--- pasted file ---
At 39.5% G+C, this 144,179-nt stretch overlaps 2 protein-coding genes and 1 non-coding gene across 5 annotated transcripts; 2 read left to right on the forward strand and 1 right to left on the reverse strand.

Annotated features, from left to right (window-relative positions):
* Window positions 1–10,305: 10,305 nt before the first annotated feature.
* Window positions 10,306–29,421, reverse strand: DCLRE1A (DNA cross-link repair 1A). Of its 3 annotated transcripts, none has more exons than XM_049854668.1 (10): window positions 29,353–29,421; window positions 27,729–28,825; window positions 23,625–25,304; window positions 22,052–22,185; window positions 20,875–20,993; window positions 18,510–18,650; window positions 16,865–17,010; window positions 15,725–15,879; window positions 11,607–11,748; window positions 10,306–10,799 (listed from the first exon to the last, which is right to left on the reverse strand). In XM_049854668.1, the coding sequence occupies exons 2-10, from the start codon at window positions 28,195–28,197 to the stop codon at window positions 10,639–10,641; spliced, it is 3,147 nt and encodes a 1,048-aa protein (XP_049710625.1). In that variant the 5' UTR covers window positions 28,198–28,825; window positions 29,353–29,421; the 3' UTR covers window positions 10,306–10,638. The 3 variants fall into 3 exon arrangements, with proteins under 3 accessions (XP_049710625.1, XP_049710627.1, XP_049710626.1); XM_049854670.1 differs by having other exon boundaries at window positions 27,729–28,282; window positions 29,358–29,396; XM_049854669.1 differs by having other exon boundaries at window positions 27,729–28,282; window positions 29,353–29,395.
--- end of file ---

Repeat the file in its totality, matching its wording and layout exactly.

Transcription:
At 39.5% G+C, this 144,179-nt stretch overlaps 2 protein-coding genes and 1 non-coding gene across 5 annotated transcripts; 2 read left to right on the forward strand and 1 right to left on the reverse strand.

Annotated features, from left to right (window-relative positions):
* Window positions 1–10,305: 10,305 nt before the first annotated feature.
* Window positions 10,306–29,421, reverse strand: DCLRE1A (DNA cross-link repair 1A). Of its 3 annotated transcripts, none has more exons than XM_049854668.1 (10): window positions 29,353–29,421; window positions 27,729–28,825; window positions 23,625–25,304; window positions 22,052–22,185; window positions 20,875–20,993; window positions 18,510–18,650; window positions 16,865–17,010; window positions 15,725–15,879; window positions 11,607–11,748; window positions 10,306–10,799 (listed from the first exon to the last, which is right to left on the reverse strand). In XM_049854668.1, the coding sequence occupies exons 2-10, from the start codon at window positions 28,195–28,197 to the stop codon at window positions 10,639–10,641; spliced, it is 3,147 nt and encodes a 1,048-aa protein (XP_049710625.1). In that variant the 5' UTR covers window positions 28,198–28,825; window positions 29,353–29,421; the 3' UTR covers window positions 10,306–10,638. The 3 variants fall into 3 exon arrangements, with proteins under 3 accessions (XP_049710625.1, XP_049710627.1, XP_049710626.1); XM_049854670.1 differs by having other exon boundaries at window positions 27,729–28,282; window positions 29,358–29,396; XM_049854669.1 differs by having other exon boundaries at window positions 27,729–28,282; window positions 29,353–29,395.